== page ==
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I know, I know…
Overlanding is supposed to be a time to disconnect from the world, get away from work, and enjoy the beauty of the world around you.
But sometimes, work needs to come along with you, and when it does, there’s some things you need to do to ensure you can get your work done.
Besides, if you can work remotely, why not work remotely from the wilderness rather than your home office?!
In this quick guide, I’ll go over some of the necessities required to work as you overland.
What You Need to Work While Overlanding: Cell Phone Booster and Accessories
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By and large, remote workers need a good internet connection, and last time I checked that’s not something you can rely on in the wilderness.
In some cases, you might be able to get a good enough cell signal to create a hotspot without a booster, but it’s better to be safe with a booster than sorry without one.
There are all kinds of booster kits you can get that have an outside antenna to acquire a cell signal, a booster to amplify it, and another antenna inside your trailer to spread the signal around. This way you can get enough coverage to work inside your trailer, outside next to the fire, or points in between.
You might also want to invest in a directional outdoor antenna and a telescoping mast, that way you can get some height to improve the antenna’s chances of picking up a signal.
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Of course, you also need your work-related gear…
For me, that means my laptop, a portable external monitor, an external keyboard, a wireless mouse and mouse pad, and an external hard drive, to name a few things. Extra HDMI, USB, and other cables, plus batteries (for the mouse) and battery packs (to use as backups for my laptop and other electronics) are needed too.
Having a solar system or a generator to charge your work-related gear is also a necessity. This doesn’t necessarily mean you need a big solar setup on your trailer, either. There are many solar-powered battery systems that are relatively small and easy to pull out of storage when you need to power up for work.
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For me, having a comfortable place to sit while I work is a must. Most of my foldable camp chairs are great for kicking back and relaxing, but not so great for sitting up straight and working.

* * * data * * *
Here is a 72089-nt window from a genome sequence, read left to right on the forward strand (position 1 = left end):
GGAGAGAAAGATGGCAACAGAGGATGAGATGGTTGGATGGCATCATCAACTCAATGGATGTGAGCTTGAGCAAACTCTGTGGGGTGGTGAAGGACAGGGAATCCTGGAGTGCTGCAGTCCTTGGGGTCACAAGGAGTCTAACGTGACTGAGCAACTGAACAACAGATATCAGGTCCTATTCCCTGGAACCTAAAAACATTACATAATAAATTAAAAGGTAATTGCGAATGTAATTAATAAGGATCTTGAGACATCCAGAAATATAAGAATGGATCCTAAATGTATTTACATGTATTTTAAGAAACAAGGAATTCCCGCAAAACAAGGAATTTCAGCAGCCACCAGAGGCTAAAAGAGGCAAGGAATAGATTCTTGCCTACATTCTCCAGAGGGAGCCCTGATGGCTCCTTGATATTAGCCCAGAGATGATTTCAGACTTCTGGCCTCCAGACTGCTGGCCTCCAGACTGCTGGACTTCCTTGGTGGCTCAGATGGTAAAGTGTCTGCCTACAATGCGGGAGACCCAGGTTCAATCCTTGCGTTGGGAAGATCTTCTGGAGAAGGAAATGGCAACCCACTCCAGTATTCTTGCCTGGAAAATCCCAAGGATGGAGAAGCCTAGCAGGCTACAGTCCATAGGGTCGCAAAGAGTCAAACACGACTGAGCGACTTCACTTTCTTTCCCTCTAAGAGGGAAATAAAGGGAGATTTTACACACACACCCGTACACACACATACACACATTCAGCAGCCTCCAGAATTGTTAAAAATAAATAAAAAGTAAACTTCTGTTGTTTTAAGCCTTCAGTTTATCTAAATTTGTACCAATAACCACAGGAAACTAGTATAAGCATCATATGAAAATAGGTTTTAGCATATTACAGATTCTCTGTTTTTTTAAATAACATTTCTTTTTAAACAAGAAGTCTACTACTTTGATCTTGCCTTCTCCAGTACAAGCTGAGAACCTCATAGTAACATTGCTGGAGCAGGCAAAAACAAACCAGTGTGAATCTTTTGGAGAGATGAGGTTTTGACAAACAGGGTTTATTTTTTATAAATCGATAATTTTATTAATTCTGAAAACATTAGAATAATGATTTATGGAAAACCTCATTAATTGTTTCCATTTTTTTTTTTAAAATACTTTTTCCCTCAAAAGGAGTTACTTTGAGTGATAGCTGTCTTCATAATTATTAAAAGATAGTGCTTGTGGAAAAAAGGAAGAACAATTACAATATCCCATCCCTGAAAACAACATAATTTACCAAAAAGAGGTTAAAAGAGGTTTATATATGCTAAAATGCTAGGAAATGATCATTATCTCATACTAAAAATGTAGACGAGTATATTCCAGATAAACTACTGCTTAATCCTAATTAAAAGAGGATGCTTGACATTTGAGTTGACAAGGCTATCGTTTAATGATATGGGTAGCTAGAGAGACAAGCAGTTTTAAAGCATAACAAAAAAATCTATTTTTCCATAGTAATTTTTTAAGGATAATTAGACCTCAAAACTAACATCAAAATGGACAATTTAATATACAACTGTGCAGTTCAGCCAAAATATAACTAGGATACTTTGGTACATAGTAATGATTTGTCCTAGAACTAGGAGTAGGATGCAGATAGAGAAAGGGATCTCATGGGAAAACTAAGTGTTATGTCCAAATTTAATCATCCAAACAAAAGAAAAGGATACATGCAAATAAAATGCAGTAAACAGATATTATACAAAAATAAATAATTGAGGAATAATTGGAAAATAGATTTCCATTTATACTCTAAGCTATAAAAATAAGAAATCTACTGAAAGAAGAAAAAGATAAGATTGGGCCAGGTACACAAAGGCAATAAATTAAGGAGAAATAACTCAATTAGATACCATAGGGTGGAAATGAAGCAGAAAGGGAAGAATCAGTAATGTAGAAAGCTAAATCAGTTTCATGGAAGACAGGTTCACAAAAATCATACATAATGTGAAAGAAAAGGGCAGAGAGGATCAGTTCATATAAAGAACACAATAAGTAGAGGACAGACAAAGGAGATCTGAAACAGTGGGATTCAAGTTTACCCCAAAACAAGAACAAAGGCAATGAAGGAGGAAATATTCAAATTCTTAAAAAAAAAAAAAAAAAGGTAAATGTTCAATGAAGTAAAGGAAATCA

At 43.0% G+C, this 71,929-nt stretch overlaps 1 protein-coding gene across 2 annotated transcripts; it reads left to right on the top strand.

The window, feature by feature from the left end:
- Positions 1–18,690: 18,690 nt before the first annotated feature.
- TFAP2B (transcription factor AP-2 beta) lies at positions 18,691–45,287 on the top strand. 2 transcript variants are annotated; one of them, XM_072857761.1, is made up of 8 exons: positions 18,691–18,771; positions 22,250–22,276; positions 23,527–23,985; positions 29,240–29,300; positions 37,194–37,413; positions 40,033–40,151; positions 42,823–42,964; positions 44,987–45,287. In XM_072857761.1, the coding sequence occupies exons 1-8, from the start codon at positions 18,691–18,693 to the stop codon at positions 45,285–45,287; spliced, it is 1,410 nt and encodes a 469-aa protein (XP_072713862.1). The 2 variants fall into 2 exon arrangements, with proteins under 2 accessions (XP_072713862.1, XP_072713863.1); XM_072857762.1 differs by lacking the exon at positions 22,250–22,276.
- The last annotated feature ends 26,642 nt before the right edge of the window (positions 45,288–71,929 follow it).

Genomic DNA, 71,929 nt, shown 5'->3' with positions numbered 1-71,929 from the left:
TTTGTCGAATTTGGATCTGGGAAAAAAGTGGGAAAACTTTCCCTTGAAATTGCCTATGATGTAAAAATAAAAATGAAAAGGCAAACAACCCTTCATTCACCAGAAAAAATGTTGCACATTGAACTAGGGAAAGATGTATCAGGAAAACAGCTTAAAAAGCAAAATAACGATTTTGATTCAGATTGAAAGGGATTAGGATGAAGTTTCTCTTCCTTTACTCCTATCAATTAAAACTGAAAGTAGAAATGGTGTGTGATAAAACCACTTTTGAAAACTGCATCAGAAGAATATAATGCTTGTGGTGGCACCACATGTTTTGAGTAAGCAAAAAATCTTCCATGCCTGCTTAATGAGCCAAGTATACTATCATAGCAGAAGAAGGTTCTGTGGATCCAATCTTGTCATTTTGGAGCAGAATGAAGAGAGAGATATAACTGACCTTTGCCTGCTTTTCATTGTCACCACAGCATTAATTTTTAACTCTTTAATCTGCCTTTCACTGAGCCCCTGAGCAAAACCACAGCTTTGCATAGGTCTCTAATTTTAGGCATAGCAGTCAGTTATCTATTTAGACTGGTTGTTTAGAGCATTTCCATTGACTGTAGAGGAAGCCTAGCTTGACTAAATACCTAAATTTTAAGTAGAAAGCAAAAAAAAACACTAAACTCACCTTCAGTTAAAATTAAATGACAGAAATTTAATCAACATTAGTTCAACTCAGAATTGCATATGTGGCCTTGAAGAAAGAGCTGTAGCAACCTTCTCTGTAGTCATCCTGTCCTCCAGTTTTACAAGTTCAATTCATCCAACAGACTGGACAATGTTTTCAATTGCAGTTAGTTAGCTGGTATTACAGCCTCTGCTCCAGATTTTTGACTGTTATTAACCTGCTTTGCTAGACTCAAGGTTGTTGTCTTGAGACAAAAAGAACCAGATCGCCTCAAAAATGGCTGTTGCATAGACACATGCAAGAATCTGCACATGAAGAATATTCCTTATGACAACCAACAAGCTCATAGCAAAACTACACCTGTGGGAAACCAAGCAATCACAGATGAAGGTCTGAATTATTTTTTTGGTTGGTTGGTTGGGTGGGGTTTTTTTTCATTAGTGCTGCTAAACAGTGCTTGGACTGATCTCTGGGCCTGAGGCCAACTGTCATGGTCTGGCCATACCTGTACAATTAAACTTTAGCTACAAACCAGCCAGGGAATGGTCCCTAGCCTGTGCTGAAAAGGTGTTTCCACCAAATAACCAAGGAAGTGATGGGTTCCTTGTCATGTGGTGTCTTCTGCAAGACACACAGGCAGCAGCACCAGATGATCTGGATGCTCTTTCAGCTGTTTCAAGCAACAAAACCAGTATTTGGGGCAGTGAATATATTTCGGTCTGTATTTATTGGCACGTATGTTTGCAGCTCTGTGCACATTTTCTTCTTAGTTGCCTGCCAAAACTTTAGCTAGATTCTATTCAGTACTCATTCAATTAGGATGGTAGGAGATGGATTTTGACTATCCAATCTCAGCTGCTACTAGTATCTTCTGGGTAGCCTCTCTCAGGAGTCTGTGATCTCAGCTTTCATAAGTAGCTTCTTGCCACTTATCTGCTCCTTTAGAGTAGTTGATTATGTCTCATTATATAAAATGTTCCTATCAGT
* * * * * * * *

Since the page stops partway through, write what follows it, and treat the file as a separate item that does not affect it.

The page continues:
Instead, I use a small, foldable camp stool and a roll-up table as my workspace. It’s not ideal, but then again, working while you’re overlanding isn’t ideal either! It beats sitting on the ground with my laptop in my lap, though.
I’ll also set my laptop on the tailgate of my truck so I can get some standing work time in. Sitting on a camp stool for hours on end just won’t do it for me.
Where to Work While Overlanding
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Obviously, where you work will depend first on where you can get a signal…
Finding a signal in the wilderness isn’t always a possibility, but to find a signal, you need to avoid valleys and head for higher elevations that give you a better line of sight to distant cell phone towers.
There are a variety of resources you can use to pinpoint areas where you’re likely to find service, including Open Signal, which has iOS and Android apps for identifying coverage on-the-go. Just be aware that not all service providers have the same coverage, so you might need to set up multiple devices on different providers to ensure you get a signal.
If you rely on solar power, you’ll need to set up in a location that offers direct sunlight throughout the day. Having shade while you work is great, but you can’t get much done if your solar panels can’t collect the sun’s energy!
What You Need to Work While Overlanding: A Commitment to Your Health
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Earlier I noted that I have sitting and standing options for when I work while overlanding. In addition, I stick to my healthy working routines.
For example, I work for about 45 minutes and then take a 10-15 minute break. My neck, shoulders, back, and eyes need the rest, and the last thing I want to do is get aches and pains from working that prevent me from enjoying overlanding.
I also stick to my usual routine of drinking plenty of water, taking breaks for light exercise, and avoiding snacking while I work. Just because I’m in the wilderness doesn’t mean I shouldn’t stay on track to be as healthy as possible!
Working While Overlanding is Hard Work
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Working while overlanding requires you to spend a good deal of time planning ahead, getting gear ready, and setting up shop while you’re on the trail. Patience is key to your success.
I find that I need to set fairly minimal expectations of what I can get done while I’m overlanding. There’s too much to see, too much to do, and too much excitement for me to sit myself down to work for hours on end. By setting realistic goals for work, I can get critical things done without stressing about all the work stuff that I should be doing.
But then again, perhaps I’m just not as disciplined as I should be. Being able to focus your attention and stay on top of the work you need to do is just as important as planning ahead and having patience in the process. You need to roll with the punches too – an ill-timed storm could reduce your cell signal to nothing, leaving you without the ability to work.
At the end of the day, working while overlanding is very possible. Just have the right gear and the right attitude to get things done!